A novel approach to characterising the mechanical properties of supermartensitic 13 Cr stainless steel welds

A novel approach to characterising the mechanical properties of supermartensitic 13 Cr stainless steel welds

Materials Science and Engineering A 384 (2004) 83–91 A novel approach to characterising the mechanical properties of supermartensitic 13 Cr stainless...

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Materials Science and Engineering A 384 (2004) 83–91

A novel approach to characterising the mechanical properties of supermartensitic 13 Cr stainless steel welds A. Griffiths, W. Nimmo, B. Roebuck, G. Hinds, A. Turnbull∗ Materials Centre, National Physical Laboratory, Queens Road, Teddington, Middlesex, TW11 0LW, UK Received 2 February 2004; received in revised form 17 May 2004

Abstract Novel measurements of the tensile properties of the weld metal, heat-affected zone (HAZ) and parent plate of supermartensitic 13 Cr stainless steel welds have been made by taking sections from each region and testing with a miniaturised tensile testing machine. Measurements were made on welds produced with a super-duplex stainless steel and a matching filler. The tensile tests were conducted at various temperatures and emphasised the need to account for the temperature sensitivity of the mechanical properties of the individual regions while conducting 4-point bending on welded specimens. Scanning microhardness measurements were also made and significant sub-surface hotspots were highlighted, which could have been inadequately characterised by conventional line-scan measurements. Residual stress measurements on a specimen taken from a super 13 Cr weld with a super-duplex filler indicated local regions of high compressive stress, up to 350 MPa in magnitude. This needs to be taken into account while interpreting the hardness results. © 2004 Elsevier B.V. All rights reserved. Keywords: 13 Cr stainless steel; Welds; Mechanical properties; Hardness; Residual stress

1. Introduction A range of low carbon 13 Cr martensitic stainless steels has been developed recently for welded pipelines transmitting oil and gas. A key element is resistance to environment assisted cracking. The environment inside the pipe contains chloride, CO2 and H2 S, which may result in stress corrosion cracking due to either absorption of hydrogen, generated by corrosion, or anodic dissolution of sensitised regions. The external surface of the pipe will be under cathodic protection and hydrogen embrittlement may occur due to absorption of hydrogen. To provide a framework for evaluating the resistance of super 13 Cr steels to environment-assisted cracking under these varied environmental conditions, the mechanical properties of two types of super 13 Cr weld have been characterised. Novel measurements of the tensile properties of the weld metal, heat-affected zone (HAZ) and parent plate ∗ Corresponding author. Tel.: +44-20-8943-7115; fax: +44-20-8614-0436. E-mail address: [email protected] (A. Turnbull).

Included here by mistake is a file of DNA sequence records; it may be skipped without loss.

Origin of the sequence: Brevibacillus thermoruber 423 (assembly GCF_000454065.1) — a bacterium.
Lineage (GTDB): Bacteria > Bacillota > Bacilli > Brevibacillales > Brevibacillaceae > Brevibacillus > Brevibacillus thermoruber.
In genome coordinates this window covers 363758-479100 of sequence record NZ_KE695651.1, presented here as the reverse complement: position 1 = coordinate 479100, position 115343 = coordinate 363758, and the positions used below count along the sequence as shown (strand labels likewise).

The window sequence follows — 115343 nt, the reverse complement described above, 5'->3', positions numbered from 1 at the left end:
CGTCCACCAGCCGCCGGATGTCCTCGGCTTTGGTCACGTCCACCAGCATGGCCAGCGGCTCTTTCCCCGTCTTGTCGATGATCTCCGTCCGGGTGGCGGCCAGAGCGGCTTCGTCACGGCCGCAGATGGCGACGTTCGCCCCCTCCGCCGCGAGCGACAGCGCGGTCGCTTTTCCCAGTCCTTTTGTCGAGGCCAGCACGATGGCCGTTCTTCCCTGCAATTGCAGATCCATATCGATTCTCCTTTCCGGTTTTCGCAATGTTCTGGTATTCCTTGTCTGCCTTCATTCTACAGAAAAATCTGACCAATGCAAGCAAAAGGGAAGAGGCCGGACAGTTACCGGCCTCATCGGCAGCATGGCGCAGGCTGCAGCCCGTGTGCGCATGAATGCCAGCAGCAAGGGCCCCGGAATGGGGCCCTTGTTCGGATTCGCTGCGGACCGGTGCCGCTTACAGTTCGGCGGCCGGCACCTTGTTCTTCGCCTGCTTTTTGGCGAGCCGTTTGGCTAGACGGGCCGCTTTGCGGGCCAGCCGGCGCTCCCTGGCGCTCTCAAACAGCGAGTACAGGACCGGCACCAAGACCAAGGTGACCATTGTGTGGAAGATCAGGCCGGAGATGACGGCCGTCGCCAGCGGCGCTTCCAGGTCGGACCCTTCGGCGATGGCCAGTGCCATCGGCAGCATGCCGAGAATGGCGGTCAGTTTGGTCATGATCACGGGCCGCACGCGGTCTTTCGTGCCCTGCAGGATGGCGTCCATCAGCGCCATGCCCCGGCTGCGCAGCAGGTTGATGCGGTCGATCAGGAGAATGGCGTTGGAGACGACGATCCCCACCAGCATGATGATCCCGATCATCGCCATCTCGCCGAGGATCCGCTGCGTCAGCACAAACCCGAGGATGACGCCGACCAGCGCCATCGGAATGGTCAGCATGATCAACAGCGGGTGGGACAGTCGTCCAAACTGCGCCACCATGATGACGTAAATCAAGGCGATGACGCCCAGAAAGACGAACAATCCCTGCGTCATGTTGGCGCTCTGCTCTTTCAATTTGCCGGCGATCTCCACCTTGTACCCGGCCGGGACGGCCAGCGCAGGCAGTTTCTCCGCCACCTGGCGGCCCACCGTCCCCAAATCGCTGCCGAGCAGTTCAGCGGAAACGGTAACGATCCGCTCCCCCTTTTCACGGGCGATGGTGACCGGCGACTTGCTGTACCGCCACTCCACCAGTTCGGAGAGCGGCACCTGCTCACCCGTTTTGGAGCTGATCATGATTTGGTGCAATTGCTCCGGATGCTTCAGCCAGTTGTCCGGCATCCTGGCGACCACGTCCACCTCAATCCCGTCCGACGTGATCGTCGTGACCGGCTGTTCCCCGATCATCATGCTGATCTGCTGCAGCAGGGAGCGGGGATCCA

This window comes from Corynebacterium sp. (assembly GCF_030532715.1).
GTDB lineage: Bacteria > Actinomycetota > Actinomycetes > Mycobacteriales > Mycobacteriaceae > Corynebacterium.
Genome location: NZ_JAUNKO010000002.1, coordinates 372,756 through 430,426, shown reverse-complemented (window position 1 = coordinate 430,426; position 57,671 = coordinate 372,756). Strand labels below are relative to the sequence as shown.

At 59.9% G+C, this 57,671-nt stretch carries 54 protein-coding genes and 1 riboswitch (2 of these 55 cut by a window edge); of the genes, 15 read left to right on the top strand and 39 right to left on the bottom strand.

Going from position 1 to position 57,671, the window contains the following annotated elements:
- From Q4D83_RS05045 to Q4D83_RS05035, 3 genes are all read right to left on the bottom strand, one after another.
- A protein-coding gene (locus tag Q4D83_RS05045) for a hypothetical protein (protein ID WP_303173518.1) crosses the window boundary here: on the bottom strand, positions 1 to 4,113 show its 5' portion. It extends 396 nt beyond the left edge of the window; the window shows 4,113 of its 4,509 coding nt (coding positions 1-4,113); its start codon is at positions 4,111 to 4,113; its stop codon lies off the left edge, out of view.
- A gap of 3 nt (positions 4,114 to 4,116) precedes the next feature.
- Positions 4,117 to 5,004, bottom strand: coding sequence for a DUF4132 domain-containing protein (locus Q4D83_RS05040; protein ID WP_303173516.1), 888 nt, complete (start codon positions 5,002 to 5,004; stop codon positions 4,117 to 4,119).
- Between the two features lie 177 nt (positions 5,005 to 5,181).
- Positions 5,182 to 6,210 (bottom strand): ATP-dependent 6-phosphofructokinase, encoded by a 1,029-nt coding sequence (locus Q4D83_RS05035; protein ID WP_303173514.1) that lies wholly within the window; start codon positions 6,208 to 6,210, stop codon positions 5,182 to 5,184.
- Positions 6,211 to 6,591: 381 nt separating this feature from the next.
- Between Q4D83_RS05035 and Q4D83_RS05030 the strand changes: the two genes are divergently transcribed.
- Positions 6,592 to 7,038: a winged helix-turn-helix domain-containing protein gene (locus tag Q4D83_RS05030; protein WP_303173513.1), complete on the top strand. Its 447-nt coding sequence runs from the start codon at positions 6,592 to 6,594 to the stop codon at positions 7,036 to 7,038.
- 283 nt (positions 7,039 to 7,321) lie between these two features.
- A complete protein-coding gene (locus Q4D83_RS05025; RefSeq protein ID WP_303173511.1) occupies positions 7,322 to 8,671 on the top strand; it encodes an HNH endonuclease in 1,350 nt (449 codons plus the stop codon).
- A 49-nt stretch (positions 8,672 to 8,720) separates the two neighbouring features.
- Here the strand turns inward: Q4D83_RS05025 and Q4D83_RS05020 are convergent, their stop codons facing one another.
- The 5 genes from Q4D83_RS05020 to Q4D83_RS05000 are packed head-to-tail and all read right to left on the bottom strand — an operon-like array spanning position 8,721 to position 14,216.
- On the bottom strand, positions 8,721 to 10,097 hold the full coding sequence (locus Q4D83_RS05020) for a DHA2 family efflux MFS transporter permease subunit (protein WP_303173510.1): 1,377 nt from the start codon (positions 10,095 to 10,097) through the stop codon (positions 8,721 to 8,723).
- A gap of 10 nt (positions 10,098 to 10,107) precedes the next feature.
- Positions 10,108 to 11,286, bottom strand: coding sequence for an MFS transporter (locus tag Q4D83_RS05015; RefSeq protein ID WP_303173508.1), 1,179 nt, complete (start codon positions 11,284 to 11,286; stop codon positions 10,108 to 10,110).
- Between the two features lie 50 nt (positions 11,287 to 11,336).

0921-5093/$ – see front matter © 2004 Elsevier B.V. All rights reserved. doi:10.1016/j.msea.2004.06.015

have been made using a miniaturised tensile testing machine. The primary purpose of these measurements was to provide input data for finite element modelling of the strain distribution in welded 4-point bend specimens [1]. The microhardness distribution was measured using the scanning microhardness technique to provide information about sub-surface hard spots. Selective measurements of residual stress were also made.

2. Experimental method 2.1. Material The material tested was a 12 Cr–5 Ni–2 Mo steel supplied in the form of a pipe with an external diameter of 203 mm and a wall thickness of 11.1 mm. The chemical composition is shown in Table 1. The 0.2% proof stress at 23 ◦ C was measured in a conventional tensile test as 701 MPa and the UTS was 843 MPa. Girth welds were produced by tungsten inert gas welding with a super-duplex stainless steel filler and

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Table 1 Chemical composition of supermartensitic stainless steel (mass %) C Cr Mo Ni Mn Si Cu Nb N V Al S P

0.009 12.13 2.06 5.3 0.62 0.14 0.02 <0.003 0.0064 0.044 0.003 <0.001 0.019